Archive for the ‘bridges’ Category

Alabama. How ’bout you?

November 19, 2016

Alabama.

Alabama sticks in my mind, going way back.

To get from Louisiana to Georgia, you have to drive through that Sweet Home state of Alabama, the state where folks drive around with a license plate that says: Stars fell on . . .

Alabama, whatever that means.

I’ll tell you what it means. it means crucible.

It means the place where America’s deepest hopes and deepest fears about building a great nation and living out the ideal of all men and women being created equal by Creator God, the place where all those deepest hopes and deepest fears clashed in the thoroughfares of history on a highway between Selma and Montgomery,

and on the steps of the state capitol when President Kennedy sent soldiers in to compel George Wallace to do his job and allow the black folks of Sweet Home to vote and to go to school and to University.

And then later, years later, George Wallace issued a public apology for his former racist bullshit way of doing things. And I remember this video I saw online just a year or two or three ago of Wallace sitting in a wheelchair, his daughter by his side, telling the black folk and all of us, all the people of America, that he was sorry.

I mean I saw this, so to speak, with my own eyes, (online.) It all happened in my lifetime.

This George Wallace who was speaking in my hometown, back in the day, 1968, when he went to the Louisiana legislature and spoke there and he said if they’d send him to Washington he’d take all their suitcases from all them bureaucrats in Washington and throw them suitcases in the Potomac River, and when he said that all the Louisianans who filled that legislative chamber laughed.

But such hyperbole was not a rhetorical stunt unknown to the folks of the bayou state, many of whom in that room that day could still remember what Huey Long had said back in the day,  1930’s.

‘Course we all know it didn’t amount to a hill of beans. Dick Nixon went to the white house that year instead the Alabama governor. Hubert Humphrey was the one who lost big time that year because Wallace peeled off a bunch of them riled-up southerners from the Democrats.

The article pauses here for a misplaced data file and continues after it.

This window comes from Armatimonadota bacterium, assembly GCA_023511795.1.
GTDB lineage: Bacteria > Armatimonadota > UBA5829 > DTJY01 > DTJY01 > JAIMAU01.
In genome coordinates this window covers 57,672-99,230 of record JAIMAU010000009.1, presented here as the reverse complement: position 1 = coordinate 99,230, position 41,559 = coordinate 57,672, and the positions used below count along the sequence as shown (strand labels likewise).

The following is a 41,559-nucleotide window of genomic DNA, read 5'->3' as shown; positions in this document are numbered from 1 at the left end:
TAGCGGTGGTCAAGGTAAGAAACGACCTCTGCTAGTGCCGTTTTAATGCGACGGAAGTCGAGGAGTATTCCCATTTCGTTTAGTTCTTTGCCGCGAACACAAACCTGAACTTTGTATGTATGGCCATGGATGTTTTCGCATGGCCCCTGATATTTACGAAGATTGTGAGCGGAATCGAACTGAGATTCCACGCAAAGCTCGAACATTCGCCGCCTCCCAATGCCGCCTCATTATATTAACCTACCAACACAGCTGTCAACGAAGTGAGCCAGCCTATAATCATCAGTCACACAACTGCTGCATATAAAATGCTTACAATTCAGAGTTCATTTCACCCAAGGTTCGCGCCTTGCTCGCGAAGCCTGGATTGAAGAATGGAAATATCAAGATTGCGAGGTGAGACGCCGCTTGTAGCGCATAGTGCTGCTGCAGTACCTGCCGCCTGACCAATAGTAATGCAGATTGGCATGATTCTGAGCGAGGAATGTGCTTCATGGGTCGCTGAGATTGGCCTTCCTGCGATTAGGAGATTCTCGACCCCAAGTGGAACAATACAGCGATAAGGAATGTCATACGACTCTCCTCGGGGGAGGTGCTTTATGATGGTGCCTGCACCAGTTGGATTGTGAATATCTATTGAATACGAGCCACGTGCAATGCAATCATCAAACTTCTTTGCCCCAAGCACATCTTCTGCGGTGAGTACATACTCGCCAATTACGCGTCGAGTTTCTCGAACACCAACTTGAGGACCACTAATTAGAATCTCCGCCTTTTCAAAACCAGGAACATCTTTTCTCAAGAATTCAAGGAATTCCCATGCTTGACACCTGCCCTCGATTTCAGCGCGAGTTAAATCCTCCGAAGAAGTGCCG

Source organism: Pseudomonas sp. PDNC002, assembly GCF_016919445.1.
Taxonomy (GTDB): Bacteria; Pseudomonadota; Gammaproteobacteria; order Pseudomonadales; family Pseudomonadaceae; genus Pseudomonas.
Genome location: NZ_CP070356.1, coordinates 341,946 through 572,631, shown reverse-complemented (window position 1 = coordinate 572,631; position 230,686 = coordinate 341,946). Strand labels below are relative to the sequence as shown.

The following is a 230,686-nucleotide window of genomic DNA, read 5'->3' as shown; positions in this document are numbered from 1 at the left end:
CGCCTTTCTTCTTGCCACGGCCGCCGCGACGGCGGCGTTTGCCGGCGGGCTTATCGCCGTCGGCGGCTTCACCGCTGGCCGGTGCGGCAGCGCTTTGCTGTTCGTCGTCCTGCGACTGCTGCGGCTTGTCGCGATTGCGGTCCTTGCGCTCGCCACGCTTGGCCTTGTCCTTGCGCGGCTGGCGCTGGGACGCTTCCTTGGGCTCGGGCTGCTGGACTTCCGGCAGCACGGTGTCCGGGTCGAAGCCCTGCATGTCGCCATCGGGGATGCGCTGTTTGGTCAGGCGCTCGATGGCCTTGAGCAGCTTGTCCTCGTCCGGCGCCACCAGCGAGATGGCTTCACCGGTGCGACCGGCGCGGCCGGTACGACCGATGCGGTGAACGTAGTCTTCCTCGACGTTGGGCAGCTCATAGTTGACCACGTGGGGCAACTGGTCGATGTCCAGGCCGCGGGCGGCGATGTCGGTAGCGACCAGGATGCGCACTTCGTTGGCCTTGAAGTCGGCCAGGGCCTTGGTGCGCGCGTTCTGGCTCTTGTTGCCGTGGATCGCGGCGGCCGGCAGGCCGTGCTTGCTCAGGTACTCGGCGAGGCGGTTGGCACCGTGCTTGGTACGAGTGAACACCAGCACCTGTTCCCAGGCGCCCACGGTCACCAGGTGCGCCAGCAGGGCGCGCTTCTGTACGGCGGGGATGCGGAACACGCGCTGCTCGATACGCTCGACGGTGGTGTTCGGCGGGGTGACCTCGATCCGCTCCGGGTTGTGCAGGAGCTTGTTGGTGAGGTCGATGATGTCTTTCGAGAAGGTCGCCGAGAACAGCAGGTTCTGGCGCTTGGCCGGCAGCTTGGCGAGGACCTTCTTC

I mean, Hubert got a raw deal in Chicago, but we can’t be crying in our beer forever. He was a nice guy. God bless him, Hubert. May he rest in peace; and, for that matter, may Richard Nixon rest in peace.

We all have our faults.

All of this has happened in my lifetime, y’all, which wasn’t so long ago and it’s still happening today.

We have seen serious changes during these 65 years. I’m not making this up.

  https://www.youtube.com/watch?v=5MhOZt5-Jl8

Maybe I’m just dreaming it, but if I am just dreaming it, well shut my mouth.

But as I was sayin’–I’m talking’ ’bout Alabama now–the place where all of our darkest southern closets got blasted open, oftentimes on nataional TV, to reveal them skeletons in them closets, them skeletons of racism that most Alabamans have now left in the dust of history but every now and then someone drags them old skeletons out of them closets.

Dogs sicced on freedom riders, four martyred girls in 16th Street Baptist Church, Birmingham.

But I’m here to tell you this blood was not shed in vain. The blood of the martyrs is the seeds of. . .

So these days, November 2016, y’all can rant in the streets all you want to, but I’m here to tell you that this new Attorney General appointee, Sen. Jeff Sessions, him about whom the Dems are so upset, while they be trying to affix the R-word to Senator Jeff’s reputation just because he be from Alabama, and yet I see on Resurgent this morning these photos of Jeff Sessions holding hands with Rep. John Lewis